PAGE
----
It’s not that bad being lonely: a review of Thomas Patrick Levy’s I DON’T MIND IF YOU’RE FEELING ALONE
by APRIL Book Club member Sarah Baker
Reading I Don’t Mind If You’re Feeling Alone, you never quite feel that you are following Thomas Patrick Levy’s words; instead, you are caught in their current. The rush of imagery propels you through each scene, but it isn’t a journey without friction. There are so many textures here: carpet, hair, puddles, burning oil, sparkling lemonade.
Chronology and continuity are not strict or chartable either, like the dream you had last night but whose exact details you can’t remember. Levy restores those spaces with events both uncanny and intimate, absurd but familiar:
“The colors cutting through the silk we left in the lawn. This might be how they build their homes. Each toe like a kernel of corn. This is how we take off our clothes. The nests of silk so quiet. It hurts like sleep to build a home and most nights you are not this soft.”
The poems are most enjoyable when you allow his scattershot imagery to pile up in the back of your mind, so you feel the pull of déjà vu when an object or character arrives in a new context. Or, when images are inverted in a few lines:
“And Scarlett once I watched a man make your body in reverse and the dress he made you wear I swear was made of thin orange threads of my sweat … I see your knees bare as fields near the freeways and I see your knees crushed carrot-raw on wet hairs of carpet”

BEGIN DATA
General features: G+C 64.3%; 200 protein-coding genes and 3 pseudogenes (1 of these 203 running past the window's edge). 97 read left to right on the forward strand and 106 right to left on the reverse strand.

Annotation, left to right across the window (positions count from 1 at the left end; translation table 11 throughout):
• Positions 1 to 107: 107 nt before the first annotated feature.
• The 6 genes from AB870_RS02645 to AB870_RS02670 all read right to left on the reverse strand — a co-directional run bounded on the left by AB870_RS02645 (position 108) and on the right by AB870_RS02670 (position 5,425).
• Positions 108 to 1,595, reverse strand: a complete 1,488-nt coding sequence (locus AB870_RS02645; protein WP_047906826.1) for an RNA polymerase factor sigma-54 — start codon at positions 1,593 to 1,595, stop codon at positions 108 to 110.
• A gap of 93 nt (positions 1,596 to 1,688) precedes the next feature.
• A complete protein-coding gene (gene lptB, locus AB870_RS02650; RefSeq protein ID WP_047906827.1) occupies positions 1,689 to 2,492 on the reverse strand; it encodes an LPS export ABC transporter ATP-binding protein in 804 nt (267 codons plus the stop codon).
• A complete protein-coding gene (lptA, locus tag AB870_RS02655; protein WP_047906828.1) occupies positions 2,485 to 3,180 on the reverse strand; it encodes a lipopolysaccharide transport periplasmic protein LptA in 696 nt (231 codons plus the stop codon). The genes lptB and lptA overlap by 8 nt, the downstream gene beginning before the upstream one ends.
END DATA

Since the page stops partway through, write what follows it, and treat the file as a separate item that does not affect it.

The “Scarlett” above is from the section titled “Please Don’t Leave Me Scarlett Johansson,” first published as a separate chapbook. These poems have no punctuation, but like the other poems in this complex network they are strewn with capitalized dialogue, which turns those phrases into signposts, as if to say YOU ARE HERE. When Woody Allen whispers to Scarlett “YOU ARE SEXUALLY OVERWHELMING,” even a whisper is forceful, insistent.
Levy takes you through lonely landscapes: cornfields, islands, deserts. And there is also a loneliness in his unnamed characters, identified only by generic pronouns that let the characters bleed together. Even the section with Scarlett Johansson is undoubtedly lonely. She is a solipsistic figment, triggered by loneliness. Her faraway roles of celebrity and sex icon allow her to be whomever we like, whomever the “I” in these poems wants her to be.
Levy may say he doesn’t mind if you are feeling alone, but that’s only because it’s not that bad being lonely. At least there is beauty and strangeness there.
Get I Don’t Mind If You’re Feeling Alone from YesYes Books here.